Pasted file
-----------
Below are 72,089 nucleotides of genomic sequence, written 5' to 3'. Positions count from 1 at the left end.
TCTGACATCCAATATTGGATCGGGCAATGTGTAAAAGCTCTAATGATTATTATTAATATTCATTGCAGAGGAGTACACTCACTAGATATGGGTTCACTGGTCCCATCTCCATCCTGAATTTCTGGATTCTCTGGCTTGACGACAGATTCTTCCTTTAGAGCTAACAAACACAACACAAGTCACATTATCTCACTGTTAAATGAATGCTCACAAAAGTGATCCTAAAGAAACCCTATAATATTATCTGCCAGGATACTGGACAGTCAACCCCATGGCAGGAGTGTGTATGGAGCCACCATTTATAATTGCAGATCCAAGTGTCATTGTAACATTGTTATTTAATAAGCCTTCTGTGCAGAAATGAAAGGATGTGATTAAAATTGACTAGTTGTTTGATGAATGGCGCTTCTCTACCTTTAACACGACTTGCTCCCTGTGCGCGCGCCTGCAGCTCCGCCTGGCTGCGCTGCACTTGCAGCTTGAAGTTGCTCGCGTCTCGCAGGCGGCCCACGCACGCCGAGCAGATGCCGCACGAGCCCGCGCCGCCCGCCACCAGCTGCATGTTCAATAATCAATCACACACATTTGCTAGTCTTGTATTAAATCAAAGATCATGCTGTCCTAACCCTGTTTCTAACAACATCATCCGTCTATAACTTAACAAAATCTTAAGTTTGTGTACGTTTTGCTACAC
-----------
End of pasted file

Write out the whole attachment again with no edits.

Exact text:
Below are 72,089 nucleotides of genomic sequence, written 5' to 3'. Positions count from 1 at the left end.
TCTGACATCCAATATTGGATCGGGCAATGTGTAAAAGCTCTAATGATTATTATTAATATTCATTGCAGAGGAGTACACTCACTAGATATGGGTTCACTGGTCCCATCTCCATCCTGAATTTCTGGATTCTCTGGCTTGACGACAGATTCTTCCTTTAGAGCTAACAAACACAACACAAGTCACATTATCTCACTGTTAAATGAATGCTCACAAAAGTGATCCTAAAGAAACCCTATAATATTATCTGCCAGGATACTGGACAGTCAACCCCATGGCAGGAGTGTGTATGGAGCCACCATTTATAATTGCAGATCCAAGTGTCATTGTAACATTGTTATTTAATAAGCCTTCTGTGCAGAAATGAAAGGATGTGATTAAAATTGACTAGTTGTTTGATGAATGGCGCTTCTCTACCTTTAACACGACTTGCTCCCTGTGCGCGCGCCTGCAGCTCCGCCTGGCTGCGCTGCACTTGCAGCTTGAAGTTGCTCGCGTCTCGCAGGCGGCCCACGCACGCCGAGCAGATGCCGCACGAGCCCGCGCCGCCCGCCACCAGCTGCATGTTCAATAATCAATCACACACATTTGCTAGTCTTGTATTAAATCAAAGATCATGCTGTCCTAACCCTGTTTCTAACAACATCATCCGTCTATAACTTAACAAAATCTTAAGTTTGTGTACGTTTTGCTACAC